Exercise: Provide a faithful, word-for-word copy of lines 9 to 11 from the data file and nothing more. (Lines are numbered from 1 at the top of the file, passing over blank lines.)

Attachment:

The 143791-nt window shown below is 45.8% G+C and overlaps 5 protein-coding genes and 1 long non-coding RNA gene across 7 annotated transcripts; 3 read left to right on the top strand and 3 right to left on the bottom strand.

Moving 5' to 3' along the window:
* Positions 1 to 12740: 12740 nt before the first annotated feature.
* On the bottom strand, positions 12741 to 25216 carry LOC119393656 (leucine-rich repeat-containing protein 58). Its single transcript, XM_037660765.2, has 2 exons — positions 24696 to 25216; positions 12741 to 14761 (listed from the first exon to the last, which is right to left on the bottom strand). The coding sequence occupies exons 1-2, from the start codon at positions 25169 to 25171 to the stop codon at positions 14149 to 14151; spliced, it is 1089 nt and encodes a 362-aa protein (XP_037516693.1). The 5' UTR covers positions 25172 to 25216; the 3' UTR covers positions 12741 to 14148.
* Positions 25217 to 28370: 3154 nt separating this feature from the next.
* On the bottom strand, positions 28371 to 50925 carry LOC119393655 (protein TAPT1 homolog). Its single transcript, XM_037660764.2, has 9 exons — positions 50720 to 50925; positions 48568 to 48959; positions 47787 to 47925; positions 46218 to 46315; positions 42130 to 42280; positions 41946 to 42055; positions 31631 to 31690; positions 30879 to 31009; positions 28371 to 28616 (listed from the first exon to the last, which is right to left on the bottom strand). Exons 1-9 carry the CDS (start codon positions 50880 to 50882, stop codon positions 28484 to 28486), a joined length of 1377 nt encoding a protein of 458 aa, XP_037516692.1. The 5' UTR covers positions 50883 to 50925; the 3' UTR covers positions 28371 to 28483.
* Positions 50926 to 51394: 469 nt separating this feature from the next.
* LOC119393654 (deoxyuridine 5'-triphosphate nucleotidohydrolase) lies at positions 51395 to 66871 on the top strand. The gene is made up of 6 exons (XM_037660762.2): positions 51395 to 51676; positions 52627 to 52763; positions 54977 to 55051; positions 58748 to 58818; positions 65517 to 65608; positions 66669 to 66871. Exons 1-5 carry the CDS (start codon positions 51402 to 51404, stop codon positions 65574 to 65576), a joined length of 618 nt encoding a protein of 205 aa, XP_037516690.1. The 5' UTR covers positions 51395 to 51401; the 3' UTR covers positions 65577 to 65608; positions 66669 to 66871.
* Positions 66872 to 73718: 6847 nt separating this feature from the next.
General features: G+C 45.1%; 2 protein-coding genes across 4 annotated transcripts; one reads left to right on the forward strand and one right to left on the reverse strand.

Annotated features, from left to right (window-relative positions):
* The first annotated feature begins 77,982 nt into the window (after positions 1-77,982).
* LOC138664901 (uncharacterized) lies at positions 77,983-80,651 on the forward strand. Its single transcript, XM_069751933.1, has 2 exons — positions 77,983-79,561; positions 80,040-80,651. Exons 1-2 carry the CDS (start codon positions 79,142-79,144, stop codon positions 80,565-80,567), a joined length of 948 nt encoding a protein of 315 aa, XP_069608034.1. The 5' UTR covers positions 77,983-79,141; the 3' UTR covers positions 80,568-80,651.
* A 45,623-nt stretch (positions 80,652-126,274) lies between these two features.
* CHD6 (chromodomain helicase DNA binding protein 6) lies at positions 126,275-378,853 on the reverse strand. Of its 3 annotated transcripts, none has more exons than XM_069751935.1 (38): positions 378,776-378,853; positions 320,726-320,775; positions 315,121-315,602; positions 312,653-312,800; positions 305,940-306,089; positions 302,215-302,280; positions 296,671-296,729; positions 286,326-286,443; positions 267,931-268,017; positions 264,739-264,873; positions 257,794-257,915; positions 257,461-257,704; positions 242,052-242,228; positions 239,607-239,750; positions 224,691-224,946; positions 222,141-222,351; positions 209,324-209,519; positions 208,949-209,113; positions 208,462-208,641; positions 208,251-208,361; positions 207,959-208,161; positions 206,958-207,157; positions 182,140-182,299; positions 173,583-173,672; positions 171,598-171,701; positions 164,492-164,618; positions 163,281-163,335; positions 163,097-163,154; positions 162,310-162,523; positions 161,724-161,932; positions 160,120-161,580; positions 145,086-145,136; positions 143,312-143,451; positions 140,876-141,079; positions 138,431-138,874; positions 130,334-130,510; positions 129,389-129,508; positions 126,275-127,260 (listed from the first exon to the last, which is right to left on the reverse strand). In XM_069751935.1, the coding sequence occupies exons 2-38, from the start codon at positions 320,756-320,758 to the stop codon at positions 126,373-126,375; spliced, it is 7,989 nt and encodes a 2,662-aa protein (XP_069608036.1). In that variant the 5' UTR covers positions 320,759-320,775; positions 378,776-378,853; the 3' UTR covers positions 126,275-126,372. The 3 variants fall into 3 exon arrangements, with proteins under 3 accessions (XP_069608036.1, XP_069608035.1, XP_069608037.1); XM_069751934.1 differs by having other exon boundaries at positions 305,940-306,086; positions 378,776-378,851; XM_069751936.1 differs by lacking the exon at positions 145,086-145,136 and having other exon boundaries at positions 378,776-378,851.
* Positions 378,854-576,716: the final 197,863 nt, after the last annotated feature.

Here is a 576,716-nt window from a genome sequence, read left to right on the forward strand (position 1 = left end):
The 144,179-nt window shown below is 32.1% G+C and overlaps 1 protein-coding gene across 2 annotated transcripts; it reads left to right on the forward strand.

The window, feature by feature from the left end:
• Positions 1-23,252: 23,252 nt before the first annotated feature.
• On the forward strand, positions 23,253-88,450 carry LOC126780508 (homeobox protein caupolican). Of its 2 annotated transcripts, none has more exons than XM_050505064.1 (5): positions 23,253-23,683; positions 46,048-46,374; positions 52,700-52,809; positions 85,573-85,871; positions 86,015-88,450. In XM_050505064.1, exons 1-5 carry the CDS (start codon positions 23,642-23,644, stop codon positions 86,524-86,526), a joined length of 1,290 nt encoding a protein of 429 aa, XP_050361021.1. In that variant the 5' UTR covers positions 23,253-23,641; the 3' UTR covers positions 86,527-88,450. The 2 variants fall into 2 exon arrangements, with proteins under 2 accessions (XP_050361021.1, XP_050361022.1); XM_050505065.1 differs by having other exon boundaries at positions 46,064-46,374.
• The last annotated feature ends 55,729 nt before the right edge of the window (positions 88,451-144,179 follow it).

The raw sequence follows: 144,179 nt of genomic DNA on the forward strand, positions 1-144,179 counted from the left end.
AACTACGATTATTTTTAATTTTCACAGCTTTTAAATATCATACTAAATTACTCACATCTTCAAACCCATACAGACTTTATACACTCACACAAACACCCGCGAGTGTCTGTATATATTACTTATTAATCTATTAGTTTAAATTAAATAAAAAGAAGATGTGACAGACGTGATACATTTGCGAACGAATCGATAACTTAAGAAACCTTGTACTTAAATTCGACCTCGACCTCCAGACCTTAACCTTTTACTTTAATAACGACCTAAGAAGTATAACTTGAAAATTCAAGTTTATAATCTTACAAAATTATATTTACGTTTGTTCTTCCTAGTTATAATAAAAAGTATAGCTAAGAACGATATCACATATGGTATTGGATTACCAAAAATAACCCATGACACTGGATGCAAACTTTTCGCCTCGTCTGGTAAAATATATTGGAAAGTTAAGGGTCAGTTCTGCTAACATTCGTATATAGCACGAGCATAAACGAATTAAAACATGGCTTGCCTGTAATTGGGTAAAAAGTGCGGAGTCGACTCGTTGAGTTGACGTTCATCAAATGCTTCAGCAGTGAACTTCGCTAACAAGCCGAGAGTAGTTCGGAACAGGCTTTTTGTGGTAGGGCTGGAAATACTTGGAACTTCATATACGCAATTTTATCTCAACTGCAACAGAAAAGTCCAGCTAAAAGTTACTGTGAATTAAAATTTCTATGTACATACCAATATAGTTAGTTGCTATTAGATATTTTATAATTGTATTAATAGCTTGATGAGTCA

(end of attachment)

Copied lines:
* Positions 66872 to 73718: 6847 nt separating this feature from the next.
General features: G+C 45.1%; 2 protein-coding genes across 4 annotated transcripts; one reads left to right on the forward strand and one right to left on the reverse strand.

Annotated features, from left to right (window-relative positions):